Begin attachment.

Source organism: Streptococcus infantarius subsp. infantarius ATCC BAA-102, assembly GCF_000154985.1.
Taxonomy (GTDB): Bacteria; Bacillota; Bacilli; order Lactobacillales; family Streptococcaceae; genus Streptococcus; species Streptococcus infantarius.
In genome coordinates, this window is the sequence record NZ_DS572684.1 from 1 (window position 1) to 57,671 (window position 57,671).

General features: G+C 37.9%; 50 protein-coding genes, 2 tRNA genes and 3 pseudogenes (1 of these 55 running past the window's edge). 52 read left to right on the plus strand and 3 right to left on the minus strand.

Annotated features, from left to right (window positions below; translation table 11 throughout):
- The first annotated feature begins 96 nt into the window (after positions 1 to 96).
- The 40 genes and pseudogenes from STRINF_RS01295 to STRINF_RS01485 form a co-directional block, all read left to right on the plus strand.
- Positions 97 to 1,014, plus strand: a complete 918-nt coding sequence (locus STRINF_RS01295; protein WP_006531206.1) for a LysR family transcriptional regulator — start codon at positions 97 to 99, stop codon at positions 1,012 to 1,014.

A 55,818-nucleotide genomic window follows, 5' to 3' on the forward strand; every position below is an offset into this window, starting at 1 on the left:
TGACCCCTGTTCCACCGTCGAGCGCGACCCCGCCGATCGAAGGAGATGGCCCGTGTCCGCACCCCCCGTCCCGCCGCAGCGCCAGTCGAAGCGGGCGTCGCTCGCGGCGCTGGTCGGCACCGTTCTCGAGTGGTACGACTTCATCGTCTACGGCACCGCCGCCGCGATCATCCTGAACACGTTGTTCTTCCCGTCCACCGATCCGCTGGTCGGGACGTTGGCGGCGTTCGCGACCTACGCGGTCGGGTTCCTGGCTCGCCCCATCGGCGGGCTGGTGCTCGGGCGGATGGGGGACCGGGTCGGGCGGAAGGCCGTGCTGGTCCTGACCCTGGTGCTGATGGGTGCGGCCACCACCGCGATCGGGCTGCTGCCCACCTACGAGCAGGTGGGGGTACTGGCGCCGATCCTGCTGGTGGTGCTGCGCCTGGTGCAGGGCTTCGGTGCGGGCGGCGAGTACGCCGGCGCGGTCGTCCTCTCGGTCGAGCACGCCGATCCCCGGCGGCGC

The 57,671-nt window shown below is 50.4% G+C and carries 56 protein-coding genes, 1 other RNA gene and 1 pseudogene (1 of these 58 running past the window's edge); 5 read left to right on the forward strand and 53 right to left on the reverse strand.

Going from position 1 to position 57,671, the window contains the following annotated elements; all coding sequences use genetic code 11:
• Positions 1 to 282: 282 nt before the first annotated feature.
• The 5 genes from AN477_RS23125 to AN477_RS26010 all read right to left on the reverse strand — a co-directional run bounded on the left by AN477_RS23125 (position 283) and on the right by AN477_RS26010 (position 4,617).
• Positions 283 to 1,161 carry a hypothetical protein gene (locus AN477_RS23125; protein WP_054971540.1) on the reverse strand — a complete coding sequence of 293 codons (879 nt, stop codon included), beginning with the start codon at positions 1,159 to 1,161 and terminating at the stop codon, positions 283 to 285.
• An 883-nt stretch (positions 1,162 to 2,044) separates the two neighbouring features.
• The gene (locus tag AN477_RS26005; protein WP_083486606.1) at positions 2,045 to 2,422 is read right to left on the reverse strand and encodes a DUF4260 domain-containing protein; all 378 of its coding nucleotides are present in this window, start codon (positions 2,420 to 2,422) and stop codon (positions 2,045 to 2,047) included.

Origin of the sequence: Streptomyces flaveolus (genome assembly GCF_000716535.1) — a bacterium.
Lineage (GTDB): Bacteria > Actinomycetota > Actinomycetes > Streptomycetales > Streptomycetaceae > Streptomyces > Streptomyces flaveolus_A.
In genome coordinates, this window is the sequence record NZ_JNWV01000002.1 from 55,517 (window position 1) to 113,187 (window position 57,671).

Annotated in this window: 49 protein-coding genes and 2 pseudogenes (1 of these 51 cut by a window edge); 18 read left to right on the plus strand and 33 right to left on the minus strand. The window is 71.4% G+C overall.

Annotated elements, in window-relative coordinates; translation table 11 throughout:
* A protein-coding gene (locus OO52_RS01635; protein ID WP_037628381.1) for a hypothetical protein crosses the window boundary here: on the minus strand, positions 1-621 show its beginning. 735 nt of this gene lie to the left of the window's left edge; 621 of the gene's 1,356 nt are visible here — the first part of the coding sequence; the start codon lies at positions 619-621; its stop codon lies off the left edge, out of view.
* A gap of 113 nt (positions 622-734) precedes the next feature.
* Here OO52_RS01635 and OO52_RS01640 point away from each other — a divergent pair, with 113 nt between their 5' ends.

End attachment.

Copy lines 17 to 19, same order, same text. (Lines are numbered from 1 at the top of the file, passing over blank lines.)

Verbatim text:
• The gene (locus tag AN477_RS26005; protein WP_083486606.1) at positions 2,045 to 2,422 is read right to left on the reverse strand and encodes a DUF4260 domain-containing protein; all 378 of its coding nucleotides are present in this window, start codon (positions 2,420 to 2,422) and stop codon (positions 2,045 to 2,047) included.

Origin of the sequence: Streptomyces flaveolus (genome assembly GCF_000716535.1) — a bacterium.
Lineage (GTDB): Bacteria > Actinomycetota > Actinomycetes > Streptomycetales > Streptomycetaceae > Streptomyces > Streptomyces flaveolus_A.